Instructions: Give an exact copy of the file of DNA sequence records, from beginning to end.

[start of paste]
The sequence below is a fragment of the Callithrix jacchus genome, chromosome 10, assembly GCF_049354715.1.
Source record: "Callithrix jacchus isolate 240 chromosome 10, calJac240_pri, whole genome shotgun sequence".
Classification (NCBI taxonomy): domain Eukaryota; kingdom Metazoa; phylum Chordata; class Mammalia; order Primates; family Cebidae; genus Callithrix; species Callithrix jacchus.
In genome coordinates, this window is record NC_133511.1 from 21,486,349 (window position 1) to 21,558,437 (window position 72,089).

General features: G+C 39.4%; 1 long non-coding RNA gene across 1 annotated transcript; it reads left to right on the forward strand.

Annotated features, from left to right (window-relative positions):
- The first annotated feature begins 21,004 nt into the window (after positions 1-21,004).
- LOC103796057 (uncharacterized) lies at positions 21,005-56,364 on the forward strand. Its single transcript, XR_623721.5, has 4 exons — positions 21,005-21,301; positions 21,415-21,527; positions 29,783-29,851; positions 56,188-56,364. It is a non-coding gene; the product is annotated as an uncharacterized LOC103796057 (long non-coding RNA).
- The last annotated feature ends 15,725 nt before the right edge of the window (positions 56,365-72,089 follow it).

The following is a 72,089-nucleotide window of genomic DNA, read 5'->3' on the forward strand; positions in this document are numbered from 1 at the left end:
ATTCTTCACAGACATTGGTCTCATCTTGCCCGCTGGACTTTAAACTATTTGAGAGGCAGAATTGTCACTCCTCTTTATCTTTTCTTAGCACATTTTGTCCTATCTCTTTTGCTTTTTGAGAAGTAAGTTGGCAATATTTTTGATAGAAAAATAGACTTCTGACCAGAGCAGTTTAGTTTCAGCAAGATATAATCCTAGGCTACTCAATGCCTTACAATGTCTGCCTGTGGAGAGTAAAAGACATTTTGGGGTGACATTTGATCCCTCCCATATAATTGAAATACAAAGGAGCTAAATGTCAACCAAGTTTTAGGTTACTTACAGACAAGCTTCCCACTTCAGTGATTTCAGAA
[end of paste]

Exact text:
The sequence below is a fragment of the Callithrix jacchus genome, chromosome 10, assembly GCF_049354715.1.
Source record: "Callithrix jacchus isolate 240 chromosome 10, calJac240_pri, whole genome shotgun sequence".
Classification (NCBI taxonomy): domain Eukaryota; kingdom Metazoa; phylum Chordata; class Mammalia; order Primates; family Cebidae; genus Callithrix; species Callithrix jacchus.
In genome coordinates, this window is record NC_133511.1 from 21,486,349 (window position 1) to 21,558,437 (window position 72,089).

General features: G+C 39.4%; 1 long non-coding RNA gene across 1 annotated transcript; it reads left to right on the forward strand.

Annotated features, from left to right (window-relative positions):
- The first annotated feature begins 21,004 nt into the window (after positions 1-21,004).
- LOC103796057 (uncharacterized) lies at positions 21,005-56,364 on the forward strand. Its single transcript, XR_623721.5, has 4 exons — positions 21,005-21,301; positions 21,415-21,527; positions 29,783-29,851; positions 56,188-56,364. It is a non-coding gene; the product is annotated as an uncharacterized LOC103796057 (long non-coding RNA).
- The last annotated feature ends 15,725 nt before the right edge of the window (positions 56,365-72,089 follow it).

The following is a 72,089-nucleotide window of genomic DNA, read 5'->3' on the forward strand; positions in this document are numbered from 1 at the left end:
ATTCTTCACAGACATTGGTCTCATCTTGCCCGCTGGACTTTAAACTATTTGAGAGGCAGAATTGTCACTCCTCTTTATCTTTTCTTAGCACATTTTGTCCTATCTCTTTTGCTTTTTGAGAAGTAAGTTGGCAATATTTTTGATAGAAAAATAGACTTCTGACCAGAGCAGTTTAGTTTCAGCAAGATATAATCCTAGGCTACTCAATGCCTTACAATGTCTGCCTGTGGAGAGTAAAAGACATTTTGGGGTGACATTTGATCCCTCCCATATAATTGAAATACAAAGGAGCTAAATGTCAACCAAGTTTTAGGTTACTTACAGACAAGCTTCCCACTTCAGTGATTTCAGAA